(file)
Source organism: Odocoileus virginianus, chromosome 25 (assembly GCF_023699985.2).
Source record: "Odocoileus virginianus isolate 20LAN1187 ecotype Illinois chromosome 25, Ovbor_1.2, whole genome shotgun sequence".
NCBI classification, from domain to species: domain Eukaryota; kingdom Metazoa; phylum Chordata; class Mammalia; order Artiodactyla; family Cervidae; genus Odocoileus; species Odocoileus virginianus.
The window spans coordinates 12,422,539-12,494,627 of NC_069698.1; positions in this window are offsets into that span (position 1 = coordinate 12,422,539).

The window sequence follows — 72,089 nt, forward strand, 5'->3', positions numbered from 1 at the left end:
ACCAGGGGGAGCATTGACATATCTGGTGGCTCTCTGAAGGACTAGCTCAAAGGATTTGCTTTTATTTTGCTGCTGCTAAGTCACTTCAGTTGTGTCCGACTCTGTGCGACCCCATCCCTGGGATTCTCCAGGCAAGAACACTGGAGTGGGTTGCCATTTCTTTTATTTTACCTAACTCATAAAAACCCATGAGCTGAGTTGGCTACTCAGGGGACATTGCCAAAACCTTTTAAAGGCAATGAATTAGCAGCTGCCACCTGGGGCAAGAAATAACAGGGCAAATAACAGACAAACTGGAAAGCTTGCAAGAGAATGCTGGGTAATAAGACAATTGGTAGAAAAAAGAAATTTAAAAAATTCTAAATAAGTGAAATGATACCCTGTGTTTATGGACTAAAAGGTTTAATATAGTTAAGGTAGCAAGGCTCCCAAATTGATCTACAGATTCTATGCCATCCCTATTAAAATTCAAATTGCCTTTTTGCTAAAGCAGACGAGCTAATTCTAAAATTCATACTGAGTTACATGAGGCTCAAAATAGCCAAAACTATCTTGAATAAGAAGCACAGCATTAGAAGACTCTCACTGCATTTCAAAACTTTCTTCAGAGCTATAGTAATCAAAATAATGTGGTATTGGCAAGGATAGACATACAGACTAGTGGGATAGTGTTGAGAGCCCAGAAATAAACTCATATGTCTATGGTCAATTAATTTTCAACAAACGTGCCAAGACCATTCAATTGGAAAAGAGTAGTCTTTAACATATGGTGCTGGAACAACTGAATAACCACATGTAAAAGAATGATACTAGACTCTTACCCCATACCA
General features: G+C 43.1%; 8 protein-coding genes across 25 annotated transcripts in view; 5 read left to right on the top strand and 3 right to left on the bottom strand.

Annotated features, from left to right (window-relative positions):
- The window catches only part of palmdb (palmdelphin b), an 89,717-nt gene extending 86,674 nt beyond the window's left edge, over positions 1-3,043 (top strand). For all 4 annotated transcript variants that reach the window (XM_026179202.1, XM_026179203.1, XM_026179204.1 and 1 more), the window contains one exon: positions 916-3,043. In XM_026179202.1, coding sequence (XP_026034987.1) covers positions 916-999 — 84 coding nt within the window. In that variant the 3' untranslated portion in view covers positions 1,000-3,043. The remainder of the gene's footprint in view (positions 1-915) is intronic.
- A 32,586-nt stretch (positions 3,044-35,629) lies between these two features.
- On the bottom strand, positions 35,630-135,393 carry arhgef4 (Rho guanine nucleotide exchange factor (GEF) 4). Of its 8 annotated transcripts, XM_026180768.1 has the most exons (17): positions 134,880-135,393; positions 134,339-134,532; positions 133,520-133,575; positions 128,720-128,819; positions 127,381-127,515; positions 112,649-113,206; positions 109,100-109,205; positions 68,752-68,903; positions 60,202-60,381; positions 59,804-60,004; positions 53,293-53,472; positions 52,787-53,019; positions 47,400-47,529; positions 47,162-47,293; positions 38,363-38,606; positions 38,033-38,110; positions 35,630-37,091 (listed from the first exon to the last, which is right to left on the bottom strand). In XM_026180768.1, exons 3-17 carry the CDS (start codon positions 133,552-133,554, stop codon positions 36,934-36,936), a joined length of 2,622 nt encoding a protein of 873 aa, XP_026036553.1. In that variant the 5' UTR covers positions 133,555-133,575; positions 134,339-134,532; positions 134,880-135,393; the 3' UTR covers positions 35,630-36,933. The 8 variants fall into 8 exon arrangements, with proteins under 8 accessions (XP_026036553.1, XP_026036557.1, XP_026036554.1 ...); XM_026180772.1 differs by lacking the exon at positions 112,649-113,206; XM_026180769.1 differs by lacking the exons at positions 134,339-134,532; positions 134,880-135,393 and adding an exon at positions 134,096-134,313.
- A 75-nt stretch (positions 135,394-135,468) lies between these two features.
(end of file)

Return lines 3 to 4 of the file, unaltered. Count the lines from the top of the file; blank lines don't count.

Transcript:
NCBI classification, from domain to species: domain Eukaryota; kingdom Metazoa; phylum Chordata; class Mammalia; order Artiodactyla; family Cervidae; genus Odocoileus; species Odocoileus virginianus.
The window spans coordinates 12,422,539-12,494,627 of NC_069698.1; positions in this window are offsets into that span (position 1 = coordinate 12,422,539).